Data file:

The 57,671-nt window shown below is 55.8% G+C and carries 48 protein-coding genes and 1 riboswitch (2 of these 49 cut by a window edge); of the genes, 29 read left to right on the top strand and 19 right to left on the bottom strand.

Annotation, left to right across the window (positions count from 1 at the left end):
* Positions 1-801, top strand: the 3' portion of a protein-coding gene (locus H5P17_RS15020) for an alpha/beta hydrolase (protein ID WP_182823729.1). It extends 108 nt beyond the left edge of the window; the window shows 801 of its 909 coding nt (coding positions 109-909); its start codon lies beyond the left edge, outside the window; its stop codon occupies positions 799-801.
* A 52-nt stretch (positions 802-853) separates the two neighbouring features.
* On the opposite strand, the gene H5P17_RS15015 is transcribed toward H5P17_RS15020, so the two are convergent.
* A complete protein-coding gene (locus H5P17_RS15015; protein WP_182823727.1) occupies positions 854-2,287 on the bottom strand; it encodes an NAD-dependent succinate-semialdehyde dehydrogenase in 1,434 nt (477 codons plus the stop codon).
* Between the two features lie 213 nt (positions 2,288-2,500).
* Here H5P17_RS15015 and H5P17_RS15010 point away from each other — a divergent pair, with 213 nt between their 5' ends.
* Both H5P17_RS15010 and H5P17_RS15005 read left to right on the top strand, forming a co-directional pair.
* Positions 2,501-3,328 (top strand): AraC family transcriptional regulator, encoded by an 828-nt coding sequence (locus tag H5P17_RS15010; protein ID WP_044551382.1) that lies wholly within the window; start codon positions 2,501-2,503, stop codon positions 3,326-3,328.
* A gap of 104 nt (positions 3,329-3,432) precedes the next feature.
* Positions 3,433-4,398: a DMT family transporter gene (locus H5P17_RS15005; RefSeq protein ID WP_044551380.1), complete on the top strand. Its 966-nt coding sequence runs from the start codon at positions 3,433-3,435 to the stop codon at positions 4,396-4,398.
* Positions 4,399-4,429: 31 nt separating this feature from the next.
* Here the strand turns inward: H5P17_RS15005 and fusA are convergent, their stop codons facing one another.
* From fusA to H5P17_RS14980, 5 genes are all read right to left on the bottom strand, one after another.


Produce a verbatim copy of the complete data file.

The 57,671-nt window shown below is 55.8% G+C and carries 48 protein-coding genes and 1 riboswitch (2 of these 49 cut by a window edge); of the genes, 29 read left to right on the top strand and 19 right to left on the bottom strand.

Annotation, left to right across the window (positions count from 1 at the left end):
* Positions 1-801, top strand: the 3' portion of a protein-coding gene (locus H5P17_RS15020) for an alpha/beta hydrolase (protein ID WP_182823729.1). It extends 108 nt beyond the left edge of the window; the window shows 801 of its 909 coding nt (coding positions 109-909); its start codon lies beyond the left edge, outside the window; its stop codon occupies positions 799-801.
* A 52-nt stretch (positions 802-853) separates the two neighbouring features.
* On the opposite strand, the gene H5P17_RS15015 is transcribed toward H5P17_RS15020, so the two are convergent.
* A complete protein-coding gene (locus H5P17_RS15015; protein WP_182823727.1) occupies positions 854-2,287 on the bottom strand; it encodes an NAD-dependent succinate-semialdehyde dehydrogenase in 1,434 nt (477 codons plus the stop codon).
* Between the two features lie 213 nt (positions 2,288-2,500).
* Here H5P17_RS15015 and H5P17_RS15010 point away from each other — a divergent pair, with 213 nt between their 5' ends.
* Both H5P17_RS15010 and H5P17_RS15005 read left to right on the top strand, forming a co-directional pair.
* Positions 2,501-3,328 (top strand): AraC family transcriptional regulator, encoded by an 828-nt coding sequence (locus tag H5P17_RS15010; protein ID WP_044551382.1) that lies wholly within the window; start codon positions 2,501-2,503, stop codon positions 3,326-3,328.
* A gap of 104 nt (positions 3,329-3,432) precedes the next feature.
* Positions 3,433-4,398: a DMT family transporter gene (locus H5P17_RS15005; RefSeq protein ID WP_044551380.1), complete on the top strand. Its 966-nt coding sequence runs from the start codon at positions 3,433-3,435 to the stop codon at positions 4,396-4,398.
* Positions 4,399-4,429: 31 nt separating this feature from the next.
* Here the strand turns inward: H5P17_RS15005 and fusA are convergent, their stop codons facing one another.
* From fusA to H5P17_RS14980, 5 genes are all read right to left on the bottom strand, one after another.